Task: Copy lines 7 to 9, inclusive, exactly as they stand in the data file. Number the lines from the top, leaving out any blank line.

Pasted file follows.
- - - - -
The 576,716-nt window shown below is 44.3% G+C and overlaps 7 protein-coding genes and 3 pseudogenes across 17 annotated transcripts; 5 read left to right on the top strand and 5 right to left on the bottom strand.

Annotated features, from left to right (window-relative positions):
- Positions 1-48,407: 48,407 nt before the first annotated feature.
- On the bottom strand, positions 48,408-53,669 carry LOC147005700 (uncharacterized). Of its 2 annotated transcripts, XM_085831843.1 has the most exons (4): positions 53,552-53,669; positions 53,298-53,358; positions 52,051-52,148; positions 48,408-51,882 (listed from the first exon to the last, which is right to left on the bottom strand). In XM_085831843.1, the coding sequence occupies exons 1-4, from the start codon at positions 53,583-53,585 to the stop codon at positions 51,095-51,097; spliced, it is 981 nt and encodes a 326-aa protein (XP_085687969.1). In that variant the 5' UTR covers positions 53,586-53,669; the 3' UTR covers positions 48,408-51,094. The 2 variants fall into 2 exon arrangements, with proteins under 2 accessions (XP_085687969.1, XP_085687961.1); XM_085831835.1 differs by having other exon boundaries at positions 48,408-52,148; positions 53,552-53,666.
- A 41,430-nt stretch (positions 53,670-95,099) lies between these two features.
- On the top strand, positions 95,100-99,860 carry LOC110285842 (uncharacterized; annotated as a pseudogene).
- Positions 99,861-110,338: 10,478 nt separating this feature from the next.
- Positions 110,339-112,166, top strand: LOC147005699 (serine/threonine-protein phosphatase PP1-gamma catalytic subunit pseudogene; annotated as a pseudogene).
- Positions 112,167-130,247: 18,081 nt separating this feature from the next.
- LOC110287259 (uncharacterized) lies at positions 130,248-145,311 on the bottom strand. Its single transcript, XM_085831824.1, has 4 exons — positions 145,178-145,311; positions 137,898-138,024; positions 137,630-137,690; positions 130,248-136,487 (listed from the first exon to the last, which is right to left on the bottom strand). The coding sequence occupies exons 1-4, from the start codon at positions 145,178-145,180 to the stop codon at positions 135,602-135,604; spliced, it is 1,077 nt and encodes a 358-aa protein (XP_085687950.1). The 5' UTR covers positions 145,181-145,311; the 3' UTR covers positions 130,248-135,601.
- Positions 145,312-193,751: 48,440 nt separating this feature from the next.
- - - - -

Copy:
- Positions 99,861-110,338: 10,478 nt separating this feature from the next.
- Positions 110,339-112,166, top strand: LOC147005699 (serine/threonine-protein phosphatase PP1-gamma catalytic subunit pseudogene; annotated as a pseudogene).
- Positions 112,167-130,247: 18,081 nt separating this feature from the next.